One in 12 teachers was absent from schools in England during the first week of term, according to the latest data, the BBC reports.
Last week, 8.6% of teachers and school leaders were absent – 4.9% because of Covid, up from 3% on December 16th. This includes large numbers isolating as contacts rather than with a positive test. It’s striking that 3.7% were absent for non-Covid reasons.
The Telegraph reports that class sizes have reached up to 120 pupils, crammed into sports halls, as schools leaders back calls to cut the isolation period to five days.
School leaders have backed calls to cut the Covid isolation period to five days after it was revealed that classes of 120 children have crammed into sports halls amid a teacher shortage crisis.
Dame Maura Regan, Chief Executive officer of Bishop Hogarth Catholic Education Trust, said she would “welcome” the move in England.
She told BBC Radio 4’s Today programme: “Personally, I’d welcome it, because I think the most important thing is there are many staff that actually have no symptoms, many children that have no symptoms, and I think it’s important to get staff back as quickly as possible.”
This comes after a survey by the NASUWT teaching union found that nearly half of teachers have been forced to cover for colleagues who were off work due to coronavirus as remote learning hit its highest level since lockdown.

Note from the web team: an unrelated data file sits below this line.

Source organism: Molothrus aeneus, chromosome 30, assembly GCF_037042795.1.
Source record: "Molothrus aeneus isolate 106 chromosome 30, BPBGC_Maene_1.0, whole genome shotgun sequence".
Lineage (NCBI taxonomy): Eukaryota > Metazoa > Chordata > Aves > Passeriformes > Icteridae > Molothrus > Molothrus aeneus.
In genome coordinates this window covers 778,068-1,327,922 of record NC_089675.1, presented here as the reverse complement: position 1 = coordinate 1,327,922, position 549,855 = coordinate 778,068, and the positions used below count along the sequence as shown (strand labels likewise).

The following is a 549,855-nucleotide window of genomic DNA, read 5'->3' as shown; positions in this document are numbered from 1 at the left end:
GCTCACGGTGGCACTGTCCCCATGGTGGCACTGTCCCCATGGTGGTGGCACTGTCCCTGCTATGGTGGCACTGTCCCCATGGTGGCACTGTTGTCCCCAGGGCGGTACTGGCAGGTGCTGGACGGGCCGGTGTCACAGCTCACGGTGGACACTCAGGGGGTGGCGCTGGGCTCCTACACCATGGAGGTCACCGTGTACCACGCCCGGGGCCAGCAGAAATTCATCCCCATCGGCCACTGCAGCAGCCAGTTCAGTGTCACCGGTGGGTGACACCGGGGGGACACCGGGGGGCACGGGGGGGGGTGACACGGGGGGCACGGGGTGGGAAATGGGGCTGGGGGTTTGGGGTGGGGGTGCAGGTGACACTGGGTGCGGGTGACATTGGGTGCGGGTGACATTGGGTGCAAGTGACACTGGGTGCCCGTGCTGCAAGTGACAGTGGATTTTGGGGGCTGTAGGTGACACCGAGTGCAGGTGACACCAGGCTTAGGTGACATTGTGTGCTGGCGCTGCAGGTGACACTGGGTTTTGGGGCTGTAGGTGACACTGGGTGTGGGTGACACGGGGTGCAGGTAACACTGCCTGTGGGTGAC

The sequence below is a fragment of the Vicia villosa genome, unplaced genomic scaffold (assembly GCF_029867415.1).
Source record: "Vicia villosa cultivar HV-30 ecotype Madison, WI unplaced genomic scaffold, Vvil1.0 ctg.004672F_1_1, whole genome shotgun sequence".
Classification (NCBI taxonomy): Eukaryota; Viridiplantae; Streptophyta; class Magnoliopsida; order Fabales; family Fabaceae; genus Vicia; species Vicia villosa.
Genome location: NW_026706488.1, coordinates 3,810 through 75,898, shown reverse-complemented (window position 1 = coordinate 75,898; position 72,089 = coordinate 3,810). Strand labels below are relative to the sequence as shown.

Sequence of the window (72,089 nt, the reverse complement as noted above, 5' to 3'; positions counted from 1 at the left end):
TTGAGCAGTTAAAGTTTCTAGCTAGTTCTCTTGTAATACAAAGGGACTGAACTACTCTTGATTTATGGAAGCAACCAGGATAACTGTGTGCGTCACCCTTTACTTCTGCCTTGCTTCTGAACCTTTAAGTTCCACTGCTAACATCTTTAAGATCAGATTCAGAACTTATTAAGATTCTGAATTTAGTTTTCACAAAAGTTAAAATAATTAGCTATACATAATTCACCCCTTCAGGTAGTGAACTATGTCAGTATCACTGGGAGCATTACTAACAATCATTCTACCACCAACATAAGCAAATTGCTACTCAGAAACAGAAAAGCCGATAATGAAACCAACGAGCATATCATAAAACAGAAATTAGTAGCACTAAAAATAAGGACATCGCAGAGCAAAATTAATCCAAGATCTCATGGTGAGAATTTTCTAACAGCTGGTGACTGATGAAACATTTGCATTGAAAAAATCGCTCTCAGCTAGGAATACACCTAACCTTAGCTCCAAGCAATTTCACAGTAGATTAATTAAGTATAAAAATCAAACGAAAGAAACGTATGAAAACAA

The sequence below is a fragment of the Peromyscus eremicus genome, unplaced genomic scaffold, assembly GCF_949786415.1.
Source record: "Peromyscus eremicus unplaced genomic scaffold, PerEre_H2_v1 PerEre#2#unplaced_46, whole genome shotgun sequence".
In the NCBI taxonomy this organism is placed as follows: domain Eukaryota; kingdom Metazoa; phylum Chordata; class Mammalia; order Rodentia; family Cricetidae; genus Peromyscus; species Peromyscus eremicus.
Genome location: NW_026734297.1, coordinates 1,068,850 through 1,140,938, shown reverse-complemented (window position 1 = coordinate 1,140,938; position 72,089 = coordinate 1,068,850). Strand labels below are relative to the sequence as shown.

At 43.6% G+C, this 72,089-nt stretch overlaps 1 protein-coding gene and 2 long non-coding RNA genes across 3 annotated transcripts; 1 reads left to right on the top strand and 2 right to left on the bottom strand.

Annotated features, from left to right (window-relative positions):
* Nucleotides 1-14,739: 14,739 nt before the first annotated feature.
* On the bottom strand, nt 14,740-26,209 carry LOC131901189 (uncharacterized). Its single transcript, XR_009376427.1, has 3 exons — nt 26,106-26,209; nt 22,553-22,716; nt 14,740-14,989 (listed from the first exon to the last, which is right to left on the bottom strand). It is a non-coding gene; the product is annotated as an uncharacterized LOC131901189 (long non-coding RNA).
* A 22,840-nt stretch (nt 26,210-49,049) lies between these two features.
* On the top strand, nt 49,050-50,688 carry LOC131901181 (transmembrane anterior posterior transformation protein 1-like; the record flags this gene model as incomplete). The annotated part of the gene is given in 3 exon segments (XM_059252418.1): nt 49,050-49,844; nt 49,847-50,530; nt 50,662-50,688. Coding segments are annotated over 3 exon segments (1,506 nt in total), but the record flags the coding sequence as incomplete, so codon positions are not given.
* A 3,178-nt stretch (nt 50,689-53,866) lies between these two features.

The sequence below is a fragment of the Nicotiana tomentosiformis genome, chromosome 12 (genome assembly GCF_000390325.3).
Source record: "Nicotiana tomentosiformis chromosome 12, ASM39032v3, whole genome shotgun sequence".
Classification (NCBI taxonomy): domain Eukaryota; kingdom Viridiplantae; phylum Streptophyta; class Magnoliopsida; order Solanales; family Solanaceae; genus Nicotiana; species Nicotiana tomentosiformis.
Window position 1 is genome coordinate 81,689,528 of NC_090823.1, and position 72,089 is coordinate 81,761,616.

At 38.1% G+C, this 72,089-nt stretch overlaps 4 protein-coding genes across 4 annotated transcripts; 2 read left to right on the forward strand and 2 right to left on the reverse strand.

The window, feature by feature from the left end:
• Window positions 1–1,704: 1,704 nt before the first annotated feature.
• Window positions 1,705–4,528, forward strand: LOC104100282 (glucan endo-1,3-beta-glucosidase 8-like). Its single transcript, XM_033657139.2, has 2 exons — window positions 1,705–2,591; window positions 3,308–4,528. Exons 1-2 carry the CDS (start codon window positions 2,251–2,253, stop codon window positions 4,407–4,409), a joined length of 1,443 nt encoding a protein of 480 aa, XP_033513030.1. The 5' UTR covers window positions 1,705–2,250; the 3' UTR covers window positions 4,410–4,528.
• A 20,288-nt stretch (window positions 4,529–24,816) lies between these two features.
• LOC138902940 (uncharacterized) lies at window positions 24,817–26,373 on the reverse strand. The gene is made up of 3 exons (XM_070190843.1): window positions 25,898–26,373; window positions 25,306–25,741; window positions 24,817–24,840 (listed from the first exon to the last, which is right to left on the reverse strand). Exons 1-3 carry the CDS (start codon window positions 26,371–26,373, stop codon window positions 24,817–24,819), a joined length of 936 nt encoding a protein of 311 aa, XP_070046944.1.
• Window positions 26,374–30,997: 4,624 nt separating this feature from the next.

Dame Maura told Today that “one of the biggest challenges” currently for schools is “effective supply cover”.
She added: “I think the most important thing we have to remember is that while it’s significant for all children, it’s particularly significant for those students that are actually facing exams, and many of them have had two, two and a half years, of disruption and to then have a lack of quality teaching is actually greater disruption for them.”
On Monday, Boris Johnson said ministers were considering reducing the self-isolation period from seven to five days for fully vaccinated people who test positive for Covid, with the Health Secretary reportedly backing such a move.
Here’s a radical suggestion. Rather than spending a fortune crippling children’s education via mass testing and isolation, why not just go back to the old system for dealing with a winter flu virus in schools. That was the system where occasionally one person would say to another: “There’s something going round.” Tried and tested, and much cheaper and less disruptive.